UX in the City: Takeaway Pack

Catching Rainbows with Porcupines

UX in the City Takeaway Pack

Thank you for taking the time to come and see our talk. Some topics are too big to cover in adequate detail in just one talk, so we created this ‘sensory pack’ to try and expand on an important subject and offer you more avenues for learning.


We’d welcome more questions if you want to touch base with us. You can find us at the following places:


Stephen Thomas Sarah Plant  
Twitter: @dubaussi Twitter: @PlantSarah
Blog: dubaussi.uk Blog:https://medium.com/@PlantSarah
I also co-run DOPM (www.dopm.co.uk) if you ever want to meet face to face and I am co-admin of the DPM Slack channel if you are interested in connected with other digital project managers



We’re not saying we’ve nailed how to mix UX with Agile. What we have done is learned a lot of hard lessons and come to realise that there’s a lot more that agencies and professionals can do to share their approach of how they tackle this complex and tricky subject. There is no ‘one right answer’ or ‘special sauce’ – ever process needs to be adapted for the people,  tools and culture with which you work. However, we can all learn from one another, so with that in mind, here is the detail on how we manage UX within an Agile framework (specifically Scrum in our case).


Our Agile Project Process (Macro view)

Screen Shot 2016-03-30 at 22.25.18


For us, a lot starts with the sale. If your sales team or your account managers aren’t talking about the value of UX from the start, you will always be on the back foot – having to explain yourself at every occasion rather than doing your job in a supportive atmosphere. Likewise if you’re only meeting the client long after the project has started – then that’s a red flag too.

Next we have discovery. This is when we workshop, user story map and use whatever techniques we know to really understand the vision – and to challenge it – to make sure it makes sense from a business, technical and design viewpoint

This then blends into what we call runway. This phases encompasses  everything that needs to be done to make you ready to start It might be user research, persona writing, empathy mapping, style tikes, sketching or mapping out the user flows of complex systems

Once we are ready we begin the build. Sprints are normally run in accordance to Scrum.

After the build we have a review. This is not always the end of project or launch, but.more a wrapping up of one phase and a collective decision as to where we go next based on budget, time, commercial factors and the state of the product.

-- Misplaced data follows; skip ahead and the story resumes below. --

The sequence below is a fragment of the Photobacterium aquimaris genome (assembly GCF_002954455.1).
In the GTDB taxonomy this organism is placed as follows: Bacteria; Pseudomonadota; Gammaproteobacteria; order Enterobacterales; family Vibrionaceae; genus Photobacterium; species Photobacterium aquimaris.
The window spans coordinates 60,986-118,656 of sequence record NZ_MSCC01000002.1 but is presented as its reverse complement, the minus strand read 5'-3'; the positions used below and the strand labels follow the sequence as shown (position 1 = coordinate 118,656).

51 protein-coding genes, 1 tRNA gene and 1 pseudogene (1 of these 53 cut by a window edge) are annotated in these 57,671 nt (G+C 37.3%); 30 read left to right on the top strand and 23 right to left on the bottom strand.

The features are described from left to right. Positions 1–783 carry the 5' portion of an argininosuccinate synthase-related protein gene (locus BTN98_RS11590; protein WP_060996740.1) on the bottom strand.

We’ve come to this model over multiple iterations and attempts. It’s currently working for us but it’s not a one size fits all. Your own process probably differs from this. And while this works very well for large projects it’s not the process we’d use on a small 3 week marketing site build.


Our Process (Sprint Micro Model)

We mapped out our Sprint Process and within that revealed some key needs from each discipline.


Screen Shot 2016-03-30 at 22.30.20


  1. We realised that we had to have front load as much design work as possible at the start of the sprint or developers wouldn’t have time to complete the build – this changed the way we resourced our design time during builds.
  2. We realised design reviews were far more effective during the second half of the sprint than working with high fidelity comps. There just isn’t always time – this changed the way we work and the fidelity we design to for certain items.
  3. We realised that the team needed to have some idea of what might be coming next, otherwise they wouldn’t be able to task up at the start of the next sprint. This let to s sprint refinement meeting where we meet as a team with the client to talk about what their next priorities might be without fully committing to anything.
  4. We could clearly understand the value of limiting work in progress and only working on the minimal number of stories at one time. Multiple stories in progress creates a testing bottleneck for our tester.
  5. We also started to see how we user testing can fit alongside this, though not every project has the luxury of an easily accessible user-base who can provide feedback rapidly.


Process can obviously vary on project to project to meet the specific needs of that project. In general our story sign off process is along these lines.

Screen Shot 2016-03-30 at 22.35.23


If you’d like to know more about the work we do and ask questions relating to design and UX in sprint. Or if you’ve addressed these challenges in a different way then why not join us for an informal hangout where we will be asking and answering further questions around this topic. You can sign up here and we’ll contact you with further details.:




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